In the traditional data center, enterprises managed their storage needs by adding racks of servers. In this world, storage was centralized, making it both inefficient and insecure. If a new open source project has its way, however, storage will be blockchain-based, offering end-to-end encrypted—and highly distributed—storage. Such storage would not be distributed to a few data centers, but rather distributed across hundreds or thousands (or millions?) of nodes, yet still offering superior performance because of its peer-to-peer nature.
Yes, really. At least, if Storj turns out to work as advertised. In a conversation with John Quinn and James Prestwich of Storj Labs, primary developer of the Storj project, they promised a glorious storage future that costs less, is more secure, and performs better than other data center or cloud storage alternatives. But will anyone use it?
The blockchain is here
Blockchain has become an increasingly hot topic in recent months due to its ability to deliver distributed security. Its impact, however, has mostly evaded storage. The developers at Storj, an open source object store similar to AWS S3 or Microsoft Azure Blob Storage, aim to change that.
Storj (pronounced like "storage") hopes to make object storage easier to use through intuitive tooling and documentation, a modern API, and an open source, try-before-you-buy approach. But really, much of the magic derives from blockchain. Think of Storj as a distributed cloud storage network, suitable for static content today but with aims to expand far beyond this in the future.
This blockchain-based decentralization allows developers to store data in a secure, performant, and inexpensive way, spreading it across many nodes. As for security, a blockchain approach means that each file is shredded, encrypted with your own key, and spread across the network until you are ready to use it again. On retrieval, files are decrypted and reassembled seamlessly on the fly.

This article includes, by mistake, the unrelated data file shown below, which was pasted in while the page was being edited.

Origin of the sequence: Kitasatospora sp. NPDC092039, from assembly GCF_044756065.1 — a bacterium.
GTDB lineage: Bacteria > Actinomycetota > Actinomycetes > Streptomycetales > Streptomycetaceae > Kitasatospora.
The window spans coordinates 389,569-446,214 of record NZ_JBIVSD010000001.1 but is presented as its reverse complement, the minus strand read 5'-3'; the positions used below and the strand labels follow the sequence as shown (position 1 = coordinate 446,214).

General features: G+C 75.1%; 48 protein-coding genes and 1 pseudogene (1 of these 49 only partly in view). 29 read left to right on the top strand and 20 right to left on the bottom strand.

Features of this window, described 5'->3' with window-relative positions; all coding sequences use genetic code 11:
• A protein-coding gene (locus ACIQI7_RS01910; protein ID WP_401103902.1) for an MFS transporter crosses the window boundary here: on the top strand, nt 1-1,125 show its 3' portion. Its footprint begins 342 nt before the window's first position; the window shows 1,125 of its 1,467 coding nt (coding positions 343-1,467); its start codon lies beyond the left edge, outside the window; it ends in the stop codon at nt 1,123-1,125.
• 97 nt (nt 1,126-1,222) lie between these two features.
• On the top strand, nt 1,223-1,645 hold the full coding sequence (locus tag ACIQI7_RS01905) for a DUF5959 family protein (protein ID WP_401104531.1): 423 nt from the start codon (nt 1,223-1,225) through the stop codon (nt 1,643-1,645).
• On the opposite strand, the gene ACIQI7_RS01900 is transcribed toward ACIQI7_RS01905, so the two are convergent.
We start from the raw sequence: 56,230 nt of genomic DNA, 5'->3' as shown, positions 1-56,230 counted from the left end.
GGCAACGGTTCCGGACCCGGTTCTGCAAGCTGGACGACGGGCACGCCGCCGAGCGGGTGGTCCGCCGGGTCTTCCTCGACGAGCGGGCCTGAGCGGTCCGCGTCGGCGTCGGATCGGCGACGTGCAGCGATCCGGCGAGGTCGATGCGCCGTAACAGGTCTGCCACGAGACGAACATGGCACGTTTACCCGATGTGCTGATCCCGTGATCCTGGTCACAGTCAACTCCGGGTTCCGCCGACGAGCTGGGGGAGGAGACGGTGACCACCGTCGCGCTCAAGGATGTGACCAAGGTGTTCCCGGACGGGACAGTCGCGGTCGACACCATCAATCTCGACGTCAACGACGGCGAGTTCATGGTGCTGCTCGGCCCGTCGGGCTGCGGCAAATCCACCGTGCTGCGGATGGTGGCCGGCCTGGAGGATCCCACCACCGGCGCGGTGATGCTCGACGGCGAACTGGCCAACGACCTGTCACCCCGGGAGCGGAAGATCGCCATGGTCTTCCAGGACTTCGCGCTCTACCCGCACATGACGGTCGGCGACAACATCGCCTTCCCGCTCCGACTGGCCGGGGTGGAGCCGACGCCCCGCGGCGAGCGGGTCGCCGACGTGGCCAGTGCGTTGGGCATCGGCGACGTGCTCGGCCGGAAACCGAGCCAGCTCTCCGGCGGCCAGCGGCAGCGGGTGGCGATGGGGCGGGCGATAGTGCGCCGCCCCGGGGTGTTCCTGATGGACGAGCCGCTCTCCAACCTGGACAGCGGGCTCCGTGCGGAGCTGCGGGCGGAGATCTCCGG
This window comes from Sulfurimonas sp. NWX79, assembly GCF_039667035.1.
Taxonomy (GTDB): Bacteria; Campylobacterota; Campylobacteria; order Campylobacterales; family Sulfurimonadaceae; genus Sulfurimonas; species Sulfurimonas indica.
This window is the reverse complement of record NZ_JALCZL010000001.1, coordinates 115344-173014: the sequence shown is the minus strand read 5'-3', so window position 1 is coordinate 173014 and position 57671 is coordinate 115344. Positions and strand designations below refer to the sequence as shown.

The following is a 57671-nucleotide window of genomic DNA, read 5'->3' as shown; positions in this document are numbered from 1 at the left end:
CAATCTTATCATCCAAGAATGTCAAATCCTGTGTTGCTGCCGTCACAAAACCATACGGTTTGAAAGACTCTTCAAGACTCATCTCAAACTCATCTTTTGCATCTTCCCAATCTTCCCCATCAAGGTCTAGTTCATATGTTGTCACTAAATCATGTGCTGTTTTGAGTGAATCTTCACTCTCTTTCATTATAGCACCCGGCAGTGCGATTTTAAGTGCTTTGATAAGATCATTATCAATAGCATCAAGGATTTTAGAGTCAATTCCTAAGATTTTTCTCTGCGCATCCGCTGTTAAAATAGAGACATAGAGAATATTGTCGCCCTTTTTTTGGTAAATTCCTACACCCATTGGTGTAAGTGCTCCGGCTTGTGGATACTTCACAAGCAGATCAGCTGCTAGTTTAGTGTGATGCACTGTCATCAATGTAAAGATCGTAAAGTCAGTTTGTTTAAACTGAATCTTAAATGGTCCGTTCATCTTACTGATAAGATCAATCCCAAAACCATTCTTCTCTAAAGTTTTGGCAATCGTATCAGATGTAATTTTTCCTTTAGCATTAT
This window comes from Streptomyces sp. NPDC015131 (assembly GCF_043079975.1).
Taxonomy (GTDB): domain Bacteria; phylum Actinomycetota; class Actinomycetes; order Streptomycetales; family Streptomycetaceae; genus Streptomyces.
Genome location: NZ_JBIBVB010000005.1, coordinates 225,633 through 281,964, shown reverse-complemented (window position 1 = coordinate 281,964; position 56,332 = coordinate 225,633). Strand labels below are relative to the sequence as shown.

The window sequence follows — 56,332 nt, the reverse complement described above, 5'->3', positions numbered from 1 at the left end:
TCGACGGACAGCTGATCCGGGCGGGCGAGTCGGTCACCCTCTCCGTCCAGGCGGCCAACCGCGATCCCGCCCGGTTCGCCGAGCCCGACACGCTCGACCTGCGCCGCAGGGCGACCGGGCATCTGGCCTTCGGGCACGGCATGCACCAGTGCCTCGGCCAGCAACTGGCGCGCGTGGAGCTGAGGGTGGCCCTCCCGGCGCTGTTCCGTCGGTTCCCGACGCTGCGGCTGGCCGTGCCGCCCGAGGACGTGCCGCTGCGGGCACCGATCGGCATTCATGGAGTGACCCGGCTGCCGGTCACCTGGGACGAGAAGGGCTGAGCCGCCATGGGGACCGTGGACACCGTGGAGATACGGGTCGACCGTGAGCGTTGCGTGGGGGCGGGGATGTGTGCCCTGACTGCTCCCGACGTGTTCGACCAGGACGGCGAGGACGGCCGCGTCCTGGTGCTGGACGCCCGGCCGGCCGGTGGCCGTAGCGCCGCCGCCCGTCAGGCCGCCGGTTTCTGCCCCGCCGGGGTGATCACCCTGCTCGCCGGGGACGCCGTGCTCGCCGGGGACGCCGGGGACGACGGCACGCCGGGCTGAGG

By definition, Storj doesn't need to build or operate data centers so capital expenditures are minimal, resulting in lower storage costs. (Quinn told me that prices are half those from other cloud competitors like Amazon Web Services.) Storj's peer-to-peer architecture also enables parallel downloading of data from these disparate shards, allowing Storj to saturate your download connection rather than relying on the inefficiencies of a single-source download.
That's the good news. The bad news is that Storj is still small, with just 5,000 API users as of August 2016 and seven petabytes of storage capacity. The silver lining, however, is that both of these are up 100% in the last month alone. The growth trajectory for Storj is very positive.
Standing out in the storage crowd
More, however, is needed. As mentioned, the big question is whether Storj Labs can separate itself from the pack. As one storage industry executive told me, while he "loves the Storj tech," there are "so many storage companies out there at the moment" in a "horribly crowded market" that "cool tech" simply won't be enough.
Storj hopes that its combination of ease-of-use and rock-bottom prices will appeal to developers, not to mention the option to sell excess storage capacity on their hardware to earn currency similar to Bitcoin. At the same time, Storj pitches security and performance to the enterprises that employ these developers.
Storj Labs, in turn, makes the Storj project much easier to consume by abstracting away the complications of running a node on the Storj Network. The company handles bridging onto the network, payments, audits, contract negotiations, shard locations, etc. so that the user can have a smooth and simple object storage experience. As the Storj Network grows, the company will be able to pull insights from its large data set of performance history of network nodes to optimize network use.
As to whether all of this will be enough, well, that's a big "maybe." The technology approach is cool and the potential to improve cost, security, and performance of storage is even cooler. I suspect we won't see mass adoption, however, until one of the big cloud providers joins the blockchain storage market, perhaps by acquiring Storj.
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Matt is currently head of the developer ecosystem at Adobe. The views expressed are his own, not those of his employer.
Matt Asay is a veteran technology columnist who has written for CNET, ReadWrite, and other tech media. Asay has also held a variety of executive roles with leading mobile and big data software companies.